"Time is of the essence." We can't tell you how many times we've repeated that phrase in the past month while building a Scion tC for the SEMA International Auto Salon.
As mentioned in last month's "Tech Scene," Turbo worked alongside Performance Dealer Options (PDO) of Irwindale, Calif., to modify the first Scion tC in time for its debut at the IAS show. The only problem: we were given three weeks to complete the transformation.
We took delivery of the tC on March 10, exactly 21 days before roll-in for the IAS show on April 1. The only request Scion had was for it to be painted the same color as the Scion xB and xA we previously modified. As you know, finding a body shop to paint a vehicle inside and out in a short period of time is nearly impossible. Having the shop perform the job in a week so we'd have two weeks to finish the Scion is like asking for a miracle.
Not only did we plan on painting the vehicle, we also wanted to turbocharge it, lower it, add a big brake system, upgrade the interior, add an exhaust system, and install gauges as well as other accents. All of this had to be done in three weeks. And did we mention the tC is a new platform and no companies make parts for the vehicle yet? Unlike the xB and xA, there are no Japanese versions to scavenge J-spec tuning parts.
Day 1: March 11
We trek to TEE'S USA for our Bride XAX II seats and to purchase the material we need to restitch the rear seats in the same material as the front seats. But the material for the rear seats won't be available until March 26, five days before roll-in. Then, at A'PEXi USA, Jensen Oda and Lanny Higa help us fabricate a set of seat brackets for the Scion. We finish the bracket at 8:00 p.m.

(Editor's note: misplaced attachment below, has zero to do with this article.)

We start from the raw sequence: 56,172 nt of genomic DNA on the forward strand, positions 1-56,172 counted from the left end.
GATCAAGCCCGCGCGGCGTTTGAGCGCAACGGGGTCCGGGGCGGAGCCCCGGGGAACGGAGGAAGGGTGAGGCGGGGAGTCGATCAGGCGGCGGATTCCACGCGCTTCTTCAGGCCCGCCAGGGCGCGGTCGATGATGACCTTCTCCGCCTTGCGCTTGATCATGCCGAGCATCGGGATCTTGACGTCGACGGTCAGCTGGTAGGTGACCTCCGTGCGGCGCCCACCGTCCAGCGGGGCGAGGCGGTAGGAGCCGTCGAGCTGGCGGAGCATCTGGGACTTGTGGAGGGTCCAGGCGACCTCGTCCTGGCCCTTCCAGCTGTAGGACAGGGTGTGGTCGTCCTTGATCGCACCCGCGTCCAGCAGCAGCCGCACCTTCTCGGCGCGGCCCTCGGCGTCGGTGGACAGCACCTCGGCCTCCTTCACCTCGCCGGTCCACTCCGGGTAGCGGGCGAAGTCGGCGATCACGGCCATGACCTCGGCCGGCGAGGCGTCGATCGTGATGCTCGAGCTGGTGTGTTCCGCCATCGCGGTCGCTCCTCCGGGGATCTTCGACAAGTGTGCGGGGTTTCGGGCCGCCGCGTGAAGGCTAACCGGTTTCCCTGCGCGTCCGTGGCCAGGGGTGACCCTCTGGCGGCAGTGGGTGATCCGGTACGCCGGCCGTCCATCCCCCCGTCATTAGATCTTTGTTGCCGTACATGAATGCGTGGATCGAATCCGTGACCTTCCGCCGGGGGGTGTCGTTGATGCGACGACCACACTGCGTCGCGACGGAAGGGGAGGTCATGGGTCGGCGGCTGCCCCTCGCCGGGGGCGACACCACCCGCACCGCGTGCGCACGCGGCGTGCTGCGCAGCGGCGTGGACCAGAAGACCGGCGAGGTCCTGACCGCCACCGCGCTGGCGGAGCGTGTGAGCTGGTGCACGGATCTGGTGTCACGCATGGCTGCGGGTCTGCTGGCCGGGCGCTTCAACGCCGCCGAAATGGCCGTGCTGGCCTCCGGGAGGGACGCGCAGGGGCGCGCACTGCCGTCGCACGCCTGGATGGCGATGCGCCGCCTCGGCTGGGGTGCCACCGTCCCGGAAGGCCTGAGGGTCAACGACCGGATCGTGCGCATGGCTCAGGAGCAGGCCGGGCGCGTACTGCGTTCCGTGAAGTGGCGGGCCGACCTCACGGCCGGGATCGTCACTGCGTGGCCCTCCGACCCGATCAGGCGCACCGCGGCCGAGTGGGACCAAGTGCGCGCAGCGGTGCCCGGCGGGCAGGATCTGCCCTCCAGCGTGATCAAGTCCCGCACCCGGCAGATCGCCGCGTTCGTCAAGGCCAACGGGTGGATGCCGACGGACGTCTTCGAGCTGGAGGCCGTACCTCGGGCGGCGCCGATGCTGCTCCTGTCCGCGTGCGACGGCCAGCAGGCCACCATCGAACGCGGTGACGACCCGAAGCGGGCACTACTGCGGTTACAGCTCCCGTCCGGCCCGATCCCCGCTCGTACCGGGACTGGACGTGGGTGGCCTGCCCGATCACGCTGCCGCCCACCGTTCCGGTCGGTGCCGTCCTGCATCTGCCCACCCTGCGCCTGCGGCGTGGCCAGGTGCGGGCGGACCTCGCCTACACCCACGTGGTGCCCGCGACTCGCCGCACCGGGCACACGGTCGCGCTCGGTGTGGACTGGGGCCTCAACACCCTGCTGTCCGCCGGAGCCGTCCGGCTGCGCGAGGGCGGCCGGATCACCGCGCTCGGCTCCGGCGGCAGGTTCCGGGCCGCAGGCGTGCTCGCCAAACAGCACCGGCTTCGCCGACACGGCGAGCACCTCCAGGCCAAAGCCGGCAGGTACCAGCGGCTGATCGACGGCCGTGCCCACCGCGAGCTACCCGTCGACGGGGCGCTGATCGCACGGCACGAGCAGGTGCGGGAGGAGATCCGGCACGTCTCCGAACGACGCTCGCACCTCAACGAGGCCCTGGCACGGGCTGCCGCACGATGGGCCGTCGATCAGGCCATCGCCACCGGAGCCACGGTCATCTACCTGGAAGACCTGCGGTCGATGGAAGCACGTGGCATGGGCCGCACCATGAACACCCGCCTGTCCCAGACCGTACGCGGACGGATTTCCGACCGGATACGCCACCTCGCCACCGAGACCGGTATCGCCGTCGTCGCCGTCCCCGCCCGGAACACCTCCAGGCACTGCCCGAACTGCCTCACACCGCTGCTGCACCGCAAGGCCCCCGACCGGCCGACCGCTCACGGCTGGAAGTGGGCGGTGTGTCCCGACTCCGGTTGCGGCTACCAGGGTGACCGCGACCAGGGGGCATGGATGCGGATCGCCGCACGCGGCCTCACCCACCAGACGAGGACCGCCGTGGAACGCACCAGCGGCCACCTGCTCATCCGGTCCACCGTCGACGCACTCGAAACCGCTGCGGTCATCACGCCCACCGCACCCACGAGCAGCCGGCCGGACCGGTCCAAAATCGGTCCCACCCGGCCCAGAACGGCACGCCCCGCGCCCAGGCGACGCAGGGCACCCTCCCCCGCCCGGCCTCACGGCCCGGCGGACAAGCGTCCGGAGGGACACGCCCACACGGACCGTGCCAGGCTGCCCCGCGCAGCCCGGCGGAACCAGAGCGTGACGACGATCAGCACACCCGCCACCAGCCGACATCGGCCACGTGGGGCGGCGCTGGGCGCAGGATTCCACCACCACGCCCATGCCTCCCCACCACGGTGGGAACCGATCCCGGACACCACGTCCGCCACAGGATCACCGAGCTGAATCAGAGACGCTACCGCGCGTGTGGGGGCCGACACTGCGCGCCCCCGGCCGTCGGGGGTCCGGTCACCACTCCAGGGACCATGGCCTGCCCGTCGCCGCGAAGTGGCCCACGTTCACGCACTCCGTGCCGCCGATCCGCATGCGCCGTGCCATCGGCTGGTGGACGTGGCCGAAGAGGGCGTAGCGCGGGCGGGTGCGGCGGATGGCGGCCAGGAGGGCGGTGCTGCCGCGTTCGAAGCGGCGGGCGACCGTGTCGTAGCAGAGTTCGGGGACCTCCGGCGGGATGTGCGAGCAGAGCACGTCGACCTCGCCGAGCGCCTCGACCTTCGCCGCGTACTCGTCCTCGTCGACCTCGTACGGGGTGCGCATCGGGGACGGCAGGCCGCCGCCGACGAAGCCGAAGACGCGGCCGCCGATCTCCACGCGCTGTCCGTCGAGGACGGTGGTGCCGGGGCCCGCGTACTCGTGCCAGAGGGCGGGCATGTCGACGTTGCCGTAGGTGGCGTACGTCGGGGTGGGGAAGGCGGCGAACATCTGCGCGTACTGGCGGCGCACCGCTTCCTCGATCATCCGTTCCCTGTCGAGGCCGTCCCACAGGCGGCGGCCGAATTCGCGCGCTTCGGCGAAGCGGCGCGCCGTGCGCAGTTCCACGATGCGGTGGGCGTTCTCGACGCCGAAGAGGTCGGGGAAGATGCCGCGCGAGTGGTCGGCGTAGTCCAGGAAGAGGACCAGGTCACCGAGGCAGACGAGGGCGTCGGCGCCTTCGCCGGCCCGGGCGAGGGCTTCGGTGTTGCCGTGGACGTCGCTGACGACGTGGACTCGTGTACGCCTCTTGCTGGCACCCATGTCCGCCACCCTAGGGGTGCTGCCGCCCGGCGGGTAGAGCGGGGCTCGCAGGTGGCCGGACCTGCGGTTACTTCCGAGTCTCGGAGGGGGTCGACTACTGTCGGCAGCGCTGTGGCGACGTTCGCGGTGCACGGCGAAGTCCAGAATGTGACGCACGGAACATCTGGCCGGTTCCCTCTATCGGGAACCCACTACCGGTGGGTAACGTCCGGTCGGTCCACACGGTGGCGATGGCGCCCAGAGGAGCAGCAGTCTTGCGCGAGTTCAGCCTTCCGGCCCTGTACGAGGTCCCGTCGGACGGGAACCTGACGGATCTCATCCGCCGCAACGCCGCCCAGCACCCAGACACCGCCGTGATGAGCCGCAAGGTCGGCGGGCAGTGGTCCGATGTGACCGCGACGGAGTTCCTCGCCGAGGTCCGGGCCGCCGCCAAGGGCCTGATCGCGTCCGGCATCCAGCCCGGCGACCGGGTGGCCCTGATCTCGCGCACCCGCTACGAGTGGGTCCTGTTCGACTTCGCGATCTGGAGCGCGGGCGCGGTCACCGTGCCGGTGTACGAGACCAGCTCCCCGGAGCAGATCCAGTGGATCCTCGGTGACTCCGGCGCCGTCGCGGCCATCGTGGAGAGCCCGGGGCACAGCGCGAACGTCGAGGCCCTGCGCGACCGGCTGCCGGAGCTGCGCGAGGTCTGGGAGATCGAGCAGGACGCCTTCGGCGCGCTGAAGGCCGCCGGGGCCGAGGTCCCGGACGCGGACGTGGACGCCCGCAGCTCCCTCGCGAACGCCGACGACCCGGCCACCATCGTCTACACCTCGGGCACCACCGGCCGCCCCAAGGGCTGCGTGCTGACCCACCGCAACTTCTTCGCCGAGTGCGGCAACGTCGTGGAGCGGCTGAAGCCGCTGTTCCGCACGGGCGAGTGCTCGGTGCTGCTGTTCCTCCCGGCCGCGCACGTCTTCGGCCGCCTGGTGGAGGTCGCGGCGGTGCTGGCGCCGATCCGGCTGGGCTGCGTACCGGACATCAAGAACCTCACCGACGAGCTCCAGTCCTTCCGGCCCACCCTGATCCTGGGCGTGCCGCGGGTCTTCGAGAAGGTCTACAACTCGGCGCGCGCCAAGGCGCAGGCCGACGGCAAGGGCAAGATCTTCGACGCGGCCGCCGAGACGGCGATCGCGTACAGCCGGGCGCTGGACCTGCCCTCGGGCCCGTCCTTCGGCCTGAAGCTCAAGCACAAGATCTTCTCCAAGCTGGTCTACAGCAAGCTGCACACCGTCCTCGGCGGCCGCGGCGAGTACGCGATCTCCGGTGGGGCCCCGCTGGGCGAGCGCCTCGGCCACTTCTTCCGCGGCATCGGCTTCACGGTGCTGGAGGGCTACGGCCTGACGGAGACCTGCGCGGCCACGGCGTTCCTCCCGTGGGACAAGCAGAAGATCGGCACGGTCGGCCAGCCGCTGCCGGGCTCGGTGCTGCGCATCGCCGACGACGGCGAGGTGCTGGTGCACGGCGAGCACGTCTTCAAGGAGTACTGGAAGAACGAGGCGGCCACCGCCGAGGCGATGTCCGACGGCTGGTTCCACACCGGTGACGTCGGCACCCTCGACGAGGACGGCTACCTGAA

Day 2: March 12
A new day with more work than humanly possible is on the horizon. At the Toyota dealership we purchase an exhaust manifold gasket so we can have a stainless-steel flange made for the turbo system we plan to build.
Fortunately, the gasket is in stock. We go to the local metal yard to pick up stainless-steel flat stock for the flange, then drop off the flange at Sierra Laser Center to have the flange cut. The flange will be done in a week. Then we pick up from Blitz in City of Industry, Calif. the electronics that will monitor the turbo system.
Day 3: March 13
We wake up late--hey, it's the weekend. We begin installing the gauges in the tC. Mike from Wilwood comes by to measure the Scion front and rear brake systems so he can start constructing the system for the tC. We start to fabricate a gauge panel for the Blitz SBC I-D boost controller and Power Meter in the factory cup holder slot. Note to self: buy a compass next time.
Day 4: March 14
We perform wheel fitments on the tC since the wheels will also be custom pieces from Japan. After several hours of removing the suspension to inspect for wheel travel, we're confident of our wheel fitment selection. We then e-mail Speed Star Wheel in Japan with the fitment sizes. "P.S. Time is of the essence" is typed as an afterthought. The wheels must be done before IAS to give us ample time to mount, balance and install them.
Day 5: March 15
The car is supposed to be dropped off at the body shop, but Steve Hatanaka from Toyota calls us saying that one of the press vehicles has a set of Tein coil-overs on it that's ours if we want. After several hours of wrenching at Toyota, the Tein system is installed on our tC and we drop it off at Duran's Body Shop. We tell them, "Time is of the essence."
Day 6-12: March 16-22